Anyway.  On to catblogging.  We recently acquired a new rocking chair, and it instantly became the new bestest thing in the world.  Domino doesn't rock much, but she loves the chair.  On the right, Inkblot is watching studiously as Domino crosses his field of vision.  You can't be too careful around these parts.

Three Seattle Starbucks locations are getting a homey makeover, the Seattle Times reports:

The ubiquitous coffee-shop giant is dropping the household name from its 15th Avenue East store on Capitol Hill, a shop that was slated to close at one point last year but is being remodeled in Starbucks' new rustic, eco-friendly style.

It will open next week, the first of at least three remodeled Seattle-area stores that will bear the names of their neighborhoods rather than the 16,000-store chain to which they belong.

The new stores will eschew anything that smacks of corporate branding—even their coffee bags will bear the name of the shop instead of the Starbucks logo. And the folksiness doesn't stop there, folks: Amenities will include beer and wine, hand-pulled espresso shots, live music, and poetry readings.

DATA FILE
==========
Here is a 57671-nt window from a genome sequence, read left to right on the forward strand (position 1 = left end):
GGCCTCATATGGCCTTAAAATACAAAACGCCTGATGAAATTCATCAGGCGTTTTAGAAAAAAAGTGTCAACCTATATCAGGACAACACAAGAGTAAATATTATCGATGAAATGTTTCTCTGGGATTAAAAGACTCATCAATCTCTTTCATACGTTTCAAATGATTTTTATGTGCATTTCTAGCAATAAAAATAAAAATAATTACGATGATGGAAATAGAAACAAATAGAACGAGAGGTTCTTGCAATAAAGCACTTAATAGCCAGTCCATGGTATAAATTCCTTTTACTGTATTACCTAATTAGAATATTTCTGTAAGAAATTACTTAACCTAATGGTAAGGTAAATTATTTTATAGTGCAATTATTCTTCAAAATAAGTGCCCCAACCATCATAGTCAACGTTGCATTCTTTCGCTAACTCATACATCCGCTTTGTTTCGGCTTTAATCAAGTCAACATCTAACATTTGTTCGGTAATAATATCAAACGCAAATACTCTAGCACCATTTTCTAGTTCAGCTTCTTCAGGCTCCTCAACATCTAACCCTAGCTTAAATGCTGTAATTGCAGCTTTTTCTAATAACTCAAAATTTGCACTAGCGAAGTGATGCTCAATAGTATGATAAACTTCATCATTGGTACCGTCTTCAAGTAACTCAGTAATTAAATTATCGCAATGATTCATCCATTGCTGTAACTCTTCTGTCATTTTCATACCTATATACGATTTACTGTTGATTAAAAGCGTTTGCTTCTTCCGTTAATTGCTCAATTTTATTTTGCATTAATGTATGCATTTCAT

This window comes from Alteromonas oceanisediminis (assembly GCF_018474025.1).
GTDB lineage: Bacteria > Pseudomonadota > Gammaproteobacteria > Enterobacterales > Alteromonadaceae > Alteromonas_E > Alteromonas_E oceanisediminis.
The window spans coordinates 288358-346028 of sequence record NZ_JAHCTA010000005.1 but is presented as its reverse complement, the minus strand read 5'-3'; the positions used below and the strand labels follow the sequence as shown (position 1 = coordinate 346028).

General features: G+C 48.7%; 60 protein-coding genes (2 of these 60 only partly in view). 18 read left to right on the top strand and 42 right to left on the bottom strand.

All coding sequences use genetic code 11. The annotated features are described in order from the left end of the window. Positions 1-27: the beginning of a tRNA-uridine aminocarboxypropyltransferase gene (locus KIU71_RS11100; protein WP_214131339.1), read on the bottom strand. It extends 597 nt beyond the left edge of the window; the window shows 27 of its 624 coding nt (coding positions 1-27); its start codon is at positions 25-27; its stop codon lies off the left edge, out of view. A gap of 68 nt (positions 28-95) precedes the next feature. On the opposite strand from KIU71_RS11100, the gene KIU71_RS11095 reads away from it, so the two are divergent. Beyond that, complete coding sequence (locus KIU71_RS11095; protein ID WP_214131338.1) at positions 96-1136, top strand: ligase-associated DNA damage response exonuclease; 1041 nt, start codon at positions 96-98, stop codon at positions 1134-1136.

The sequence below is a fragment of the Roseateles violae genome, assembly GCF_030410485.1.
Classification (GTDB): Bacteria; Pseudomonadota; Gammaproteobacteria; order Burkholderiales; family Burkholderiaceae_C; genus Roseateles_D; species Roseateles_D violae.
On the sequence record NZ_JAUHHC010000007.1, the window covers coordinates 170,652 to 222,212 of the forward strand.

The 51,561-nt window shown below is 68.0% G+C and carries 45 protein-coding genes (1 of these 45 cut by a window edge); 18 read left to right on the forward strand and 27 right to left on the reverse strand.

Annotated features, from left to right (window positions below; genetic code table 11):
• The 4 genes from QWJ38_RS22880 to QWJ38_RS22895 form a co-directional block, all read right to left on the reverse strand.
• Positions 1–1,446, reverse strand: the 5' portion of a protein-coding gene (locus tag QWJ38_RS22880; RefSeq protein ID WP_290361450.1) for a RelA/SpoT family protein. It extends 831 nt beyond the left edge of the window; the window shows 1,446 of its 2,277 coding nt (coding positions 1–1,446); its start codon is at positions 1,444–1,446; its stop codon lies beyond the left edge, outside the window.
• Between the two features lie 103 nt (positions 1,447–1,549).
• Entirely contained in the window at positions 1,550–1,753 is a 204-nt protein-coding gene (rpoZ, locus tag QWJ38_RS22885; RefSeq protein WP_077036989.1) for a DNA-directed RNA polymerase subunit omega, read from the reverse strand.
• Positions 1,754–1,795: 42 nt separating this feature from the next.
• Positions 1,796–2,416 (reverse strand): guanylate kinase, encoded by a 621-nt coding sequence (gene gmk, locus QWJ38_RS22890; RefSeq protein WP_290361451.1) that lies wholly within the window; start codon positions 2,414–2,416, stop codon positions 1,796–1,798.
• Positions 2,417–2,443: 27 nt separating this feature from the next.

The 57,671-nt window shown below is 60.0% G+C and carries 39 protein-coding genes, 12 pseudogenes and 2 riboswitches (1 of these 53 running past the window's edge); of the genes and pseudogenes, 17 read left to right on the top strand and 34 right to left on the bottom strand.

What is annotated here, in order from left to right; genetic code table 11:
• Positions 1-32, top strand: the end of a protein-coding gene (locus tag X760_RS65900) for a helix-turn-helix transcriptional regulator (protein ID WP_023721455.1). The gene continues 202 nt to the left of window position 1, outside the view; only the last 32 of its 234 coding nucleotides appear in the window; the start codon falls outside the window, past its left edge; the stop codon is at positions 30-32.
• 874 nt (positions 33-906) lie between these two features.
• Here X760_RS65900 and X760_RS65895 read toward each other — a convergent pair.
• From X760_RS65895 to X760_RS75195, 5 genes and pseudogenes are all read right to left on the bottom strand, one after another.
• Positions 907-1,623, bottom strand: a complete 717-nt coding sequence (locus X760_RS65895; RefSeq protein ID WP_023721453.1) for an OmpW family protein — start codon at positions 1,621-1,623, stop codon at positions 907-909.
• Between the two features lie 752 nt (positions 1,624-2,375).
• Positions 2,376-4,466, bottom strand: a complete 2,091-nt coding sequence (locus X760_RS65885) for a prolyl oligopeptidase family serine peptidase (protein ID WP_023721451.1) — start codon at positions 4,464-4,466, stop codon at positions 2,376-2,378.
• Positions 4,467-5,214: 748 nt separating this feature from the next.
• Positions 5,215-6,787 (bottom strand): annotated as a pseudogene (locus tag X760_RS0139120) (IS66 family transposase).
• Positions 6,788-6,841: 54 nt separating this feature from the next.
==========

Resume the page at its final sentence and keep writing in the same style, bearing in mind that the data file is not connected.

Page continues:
In order to figure out what makes neighborhood cafés tick, Starbucks HQ sent observation teams out to do some authenticity recon. Stealth missions these were not: One local coffeehouse owner told the Seattle Times, "They spent the last 12 months in our store up on 15th [Avenue] with these obnoxious folders that said, 'Observation.'"

Creepiness of rebranded coffee bags and synthetic hominess aside, there's actually something encouraging about this: Starbucks' attempt to emulate the little guys suggests local coffee joints are weathering the recession better than I thought. I had assumed mom-and-pop cafés woudn't be able to compete with the chains. Maybe I was wrong. Cool. But can the real little guys compete with the fake little guys? Man, oh man. Would that DFW were around to tackle that one.

HT J-Walk Blog.

This shouldn't come as any surprise at this point, but Democrats have decided to drop card check from the Employee Free Choice Act.  It never had unanimous support within the Democratic caucus and Republicans were sure to filibuster it, so it had no chance of passing.

But without card check, what's left?  Nathan Newman says "quite a lot":